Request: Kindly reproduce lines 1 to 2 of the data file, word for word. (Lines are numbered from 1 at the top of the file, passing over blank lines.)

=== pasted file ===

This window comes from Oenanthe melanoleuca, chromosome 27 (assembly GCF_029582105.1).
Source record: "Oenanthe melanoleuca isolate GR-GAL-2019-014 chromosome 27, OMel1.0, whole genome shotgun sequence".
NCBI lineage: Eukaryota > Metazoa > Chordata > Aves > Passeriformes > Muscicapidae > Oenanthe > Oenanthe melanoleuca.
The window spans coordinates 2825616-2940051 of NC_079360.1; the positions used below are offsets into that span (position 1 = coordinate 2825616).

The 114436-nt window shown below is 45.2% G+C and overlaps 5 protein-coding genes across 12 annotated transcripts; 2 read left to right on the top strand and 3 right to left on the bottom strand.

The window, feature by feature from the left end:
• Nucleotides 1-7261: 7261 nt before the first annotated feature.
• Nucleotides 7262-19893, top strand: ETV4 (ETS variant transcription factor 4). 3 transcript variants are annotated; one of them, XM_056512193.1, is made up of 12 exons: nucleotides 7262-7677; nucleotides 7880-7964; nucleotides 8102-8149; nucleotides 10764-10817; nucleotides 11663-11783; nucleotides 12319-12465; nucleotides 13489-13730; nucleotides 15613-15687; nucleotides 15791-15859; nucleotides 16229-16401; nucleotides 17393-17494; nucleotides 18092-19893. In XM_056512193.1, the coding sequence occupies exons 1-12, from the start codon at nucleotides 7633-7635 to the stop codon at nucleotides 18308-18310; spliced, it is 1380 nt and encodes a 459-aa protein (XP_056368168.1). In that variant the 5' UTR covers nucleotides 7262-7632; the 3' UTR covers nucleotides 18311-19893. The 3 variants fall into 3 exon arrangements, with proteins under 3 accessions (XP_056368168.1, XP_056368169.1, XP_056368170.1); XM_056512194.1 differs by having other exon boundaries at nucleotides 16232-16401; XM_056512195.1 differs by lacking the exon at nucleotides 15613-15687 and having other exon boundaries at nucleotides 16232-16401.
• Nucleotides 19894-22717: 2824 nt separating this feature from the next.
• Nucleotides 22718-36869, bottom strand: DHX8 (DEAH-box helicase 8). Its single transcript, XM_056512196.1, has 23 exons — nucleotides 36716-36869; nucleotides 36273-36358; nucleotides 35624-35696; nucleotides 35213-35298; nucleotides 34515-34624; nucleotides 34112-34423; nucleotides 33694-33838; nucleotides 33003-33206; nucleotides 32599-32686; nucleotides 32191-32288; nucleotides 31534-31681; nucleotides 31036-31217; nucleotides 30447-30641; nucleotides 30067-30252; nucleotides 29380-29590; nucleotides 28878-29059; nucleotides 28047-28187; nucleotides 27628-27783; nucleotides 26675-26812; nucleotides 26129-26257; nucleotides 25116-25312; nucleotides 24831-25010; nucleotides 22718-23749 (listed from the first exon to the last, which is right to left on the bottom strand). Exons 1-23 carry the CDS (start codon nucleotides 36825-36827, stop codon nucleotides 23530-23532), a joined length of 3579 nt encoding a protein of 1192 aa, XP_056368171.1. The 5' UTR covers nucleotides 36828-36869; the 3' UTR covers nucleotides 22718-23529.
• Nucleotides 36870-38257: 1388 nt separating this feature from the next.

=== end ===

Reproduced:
This window comes from Oenanthe melanoleuca, chromosome 27 (assembly GCF_029582105.1).
Source record: "Oenanthe melanoleuca isolate GR-GAL-2019-014 chromosome 27, OMel1.0, whole genome shotgun sequence".